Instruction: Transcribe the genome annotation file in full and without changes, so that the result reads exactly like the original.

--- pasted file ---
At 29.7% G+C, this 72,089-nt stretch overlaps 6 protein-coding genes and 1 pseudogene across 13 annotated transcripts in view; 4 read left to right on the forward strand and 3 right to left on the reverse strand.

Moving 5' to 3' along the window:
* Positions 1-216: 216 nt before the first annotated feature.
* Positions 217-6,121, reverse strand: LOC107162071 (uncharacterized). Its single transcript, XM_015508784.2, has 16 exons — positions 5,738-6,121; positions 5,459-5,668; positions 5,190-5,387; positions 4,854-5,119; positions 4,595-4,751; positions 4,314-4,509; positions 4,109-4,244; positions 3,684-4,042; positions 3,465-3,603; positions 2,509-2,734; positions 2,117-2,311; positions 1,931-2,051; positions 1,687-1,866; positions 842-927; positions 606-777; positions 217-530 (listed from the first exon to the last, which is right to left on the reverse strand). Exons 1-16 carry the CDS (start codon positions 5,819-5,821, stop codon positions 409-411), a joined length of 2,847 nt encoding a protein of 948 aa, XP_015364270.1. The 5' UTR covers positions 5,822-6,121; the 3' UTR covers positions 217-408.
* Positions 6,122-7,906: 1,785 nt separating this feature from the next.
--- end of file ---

At 29.7% G+C, this 72,089-nt stretch overlaps 6 protein-coding genes and 1 pseudogene across 13 annotated transcripts in view; 4 read left to right on the forward strand and 3 right to left on the reverse strand.

Moving 5' to 3' along the window:
* Positions 1-216: 216 nt before the first annotated feature.
* Positions 217-6,121, reverse strand: LOC107162071 (uncharacterized). Its single transcript, XM_015508784.2, has 16 exons — positions 5,738-6,121; positions 5,459-5,668; positions 5,190-5,387; positions 4,854-5,119; positions 4,595-4,751; positions 4,314-4,509; positions 4,109-4,244; positions 3,684-4,042; positions 3,465-3,603; positions 2,509-2,734; positions 2,117-2,311; positions 1,931-2,051; positions 1,687-1,866; positions 842-927; positions 606-777; positions 217-530 (listed from the first exon to the last, which is right to left on the reverse strand). Exons 1-16 carry the CDS (start codon positions 5,819-5,821, stop codon positions 409-411), a joined length of 2,847 nt encoding a protein of 948 aa, XP_015364270.1. The 5' UTR covers positions 5,822-6,121; the 3' UTR covers positions 217-408.
* Positions 6,122-7,906: 1,785 nt separating this feature from the next.